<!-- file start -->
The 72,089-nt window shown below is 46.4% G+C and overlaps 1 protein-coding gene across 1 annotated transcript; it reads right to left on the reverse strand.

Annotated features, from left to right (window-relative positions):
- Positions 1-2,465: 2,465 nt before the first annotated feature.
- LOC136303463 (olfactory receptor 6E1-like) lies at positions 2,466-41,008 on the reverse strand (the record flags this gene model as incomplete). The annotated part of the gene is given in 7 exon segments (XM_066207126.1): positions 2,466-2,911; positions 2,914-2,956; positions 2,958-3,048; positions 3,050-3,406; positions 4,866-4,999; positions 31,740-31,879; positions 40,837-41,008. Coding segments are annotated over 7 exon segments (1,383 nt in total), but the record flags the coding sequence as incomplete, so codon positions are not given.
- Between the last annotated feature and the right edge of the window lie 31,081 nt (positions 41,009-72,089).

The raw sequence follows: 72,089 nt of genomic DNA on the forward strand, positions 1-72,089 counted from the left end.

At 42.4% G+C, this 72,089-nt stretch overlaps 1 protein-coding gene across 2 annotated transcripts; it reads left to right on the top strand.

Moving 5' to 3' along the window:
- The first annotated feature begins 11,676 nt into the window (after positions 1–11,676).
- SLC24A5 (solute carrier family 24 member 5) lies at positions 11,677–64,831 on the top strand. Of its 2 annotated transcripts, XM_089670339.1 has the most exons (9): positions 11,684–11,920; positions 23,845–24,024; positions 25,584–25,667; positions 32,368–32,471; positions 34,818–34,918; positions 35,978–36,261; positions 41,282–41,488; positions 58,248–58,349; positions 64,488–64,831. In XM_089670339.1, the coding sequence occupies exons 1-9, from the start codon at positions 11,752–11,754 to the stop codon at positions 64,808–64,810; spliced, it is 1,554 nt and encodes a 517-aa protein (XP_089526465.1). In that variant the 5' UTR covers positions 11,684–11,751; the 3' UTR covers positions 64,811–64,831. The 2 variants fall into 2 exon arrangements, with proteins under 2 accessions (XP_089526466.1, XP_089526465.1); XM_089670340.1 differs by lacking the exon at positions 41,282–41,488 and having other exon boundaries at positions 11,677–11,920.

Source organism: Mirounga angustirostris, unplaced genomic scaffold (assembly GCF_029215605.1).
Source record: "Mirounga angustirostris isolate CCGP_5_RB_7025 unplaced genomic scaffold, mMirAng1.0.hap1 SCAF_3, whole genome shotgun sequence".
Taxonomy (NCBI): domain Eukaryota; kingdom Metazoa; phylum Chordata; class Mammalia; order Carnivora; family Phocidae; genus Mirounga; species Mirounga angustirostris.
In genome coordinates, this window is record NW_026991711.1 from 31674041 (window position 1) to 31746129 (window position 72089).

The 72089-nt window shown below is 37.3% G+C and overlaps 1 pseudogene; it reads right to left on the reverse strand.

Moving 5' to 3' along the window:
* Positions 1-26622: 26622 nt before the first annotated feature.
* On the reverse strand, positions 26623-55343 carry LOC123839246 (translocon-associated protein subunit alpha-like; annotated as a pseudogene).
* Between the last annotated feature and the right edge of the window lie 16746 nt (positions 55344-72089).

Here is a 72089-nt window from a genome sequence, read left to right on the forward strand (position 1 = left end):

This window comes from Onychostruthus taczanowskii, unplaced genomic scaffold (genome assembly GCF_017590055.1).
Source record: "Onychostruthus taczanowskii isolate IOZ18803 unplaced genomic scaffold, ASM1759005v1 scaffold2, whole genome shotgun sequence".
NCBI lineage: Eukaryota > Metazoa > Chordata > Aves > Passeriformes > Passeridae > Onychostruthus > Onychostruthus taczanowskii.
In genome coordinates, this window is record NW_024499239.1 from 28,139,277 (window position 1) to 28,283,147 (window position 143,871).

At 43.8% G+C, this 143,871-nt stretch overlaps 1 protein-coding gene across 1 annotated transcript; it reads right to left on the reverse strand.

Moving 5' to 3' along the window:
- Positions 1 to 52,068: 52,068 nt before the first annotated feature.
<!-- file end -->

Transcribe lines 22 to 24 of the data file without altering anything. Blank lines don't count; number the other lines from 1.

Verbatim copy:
Source record: "Onychostruthus taczanowskii isolate IOZ18803 unplaced genomic scaffold, ASM1759005v1 scaffold2, whole genome shotgun sequence".
NCBI lineage: Eukaryota > Metazoa > Chordata > Aves > Passeriformes > Passeridae > Onychostruthus > Onychostruthus taczanowskii.
In genome coordinates, this window is record NW_024499239.1 from 28,139,277 (window position 1) to 28,283,147 (window position 143,871).